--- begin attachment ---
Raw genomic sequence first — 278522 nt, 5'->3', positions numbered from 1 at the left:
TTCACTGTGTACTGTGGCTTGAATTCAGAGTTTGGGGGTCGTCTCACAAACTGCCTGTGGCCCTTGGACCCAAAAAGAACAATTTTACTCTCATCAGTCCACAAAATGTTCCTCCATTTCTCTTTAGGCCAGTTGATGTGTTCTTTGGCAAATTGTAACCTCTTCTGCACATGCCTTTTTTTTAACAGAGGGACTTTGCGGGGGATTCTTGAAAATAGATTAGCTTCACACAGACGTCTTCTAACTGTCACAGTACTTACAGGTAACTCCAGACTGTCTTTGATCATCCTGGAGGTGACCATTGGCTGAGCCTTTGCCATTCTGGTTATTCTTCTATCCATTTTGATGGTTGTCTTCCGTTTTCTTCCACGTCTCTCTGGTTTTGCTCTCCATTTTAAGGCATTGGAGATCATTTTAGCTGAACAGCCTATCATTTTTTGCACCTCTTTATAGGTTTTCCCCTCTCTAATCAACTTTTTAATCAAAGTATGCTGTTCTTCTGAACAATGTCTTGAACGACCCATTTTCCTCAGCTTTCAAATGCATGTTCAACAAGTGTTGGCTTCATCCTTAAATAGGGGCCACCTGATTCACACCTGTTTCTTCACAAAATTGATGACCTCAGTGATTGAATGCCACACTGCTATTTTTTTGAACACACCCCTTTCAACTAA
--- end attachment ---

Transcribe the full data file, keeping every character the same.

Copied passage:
Raw genomic sequence first — 278522 nt, 5'->3', positions numbered from 1 at the left:
TTCACTGTGTACTGTGGCTTGAATTCAGAGTTTGGGGGTCGTCTCACAAACTGCCTGTGGCCCTTGGACCCAAAAAGAACAATTTTACTCTCATCAGTCCACAAAATGTTCCTCCATTTCTCTTTAGGCCAGTTGATGTGTTCTTTGGCAAATTGTAACCTCTTCTGCACATGCCTTTTTTTTAACAGAGGGACTTTGCGGGGGATTCTTGAAAATAGATTAGCTTCACACAGACGTCTTCTAACTGTCACAGTACTTACAGGTAACTCCAGACTGTCTTTGATCATCCTGGAGGTGACCATTGGCTGAGCCTTTGCCATTCTGGTTATTCTTCTATCCATTTTGATGGTTGTCTTCCGTTTTCTTCCACGTCTCTCTGGTTTTGCTCTCCATTTTAAGGCATTGGAGATCATTTTAGCTGAACAGCCTATCATTTTTTGCACCTCTTTATAGGTTTTCCCCTCTCTAATCAACTTTTTAATCAAAGTATGCTGTTCTTCTGAACAATGTCTTGAACGACCCATTTTCCTCAGCTTTCAAATGCATGTTCAACAAGTGTTGGCTTCATCCTTAAATAGGGGCCACCTGATTCACACCTGTTTCTTCACAAAATTGATGACCTCAGTGATTGAATGCCACACTGCTATTTTTTTGAACACACCCCTTTCAACTAA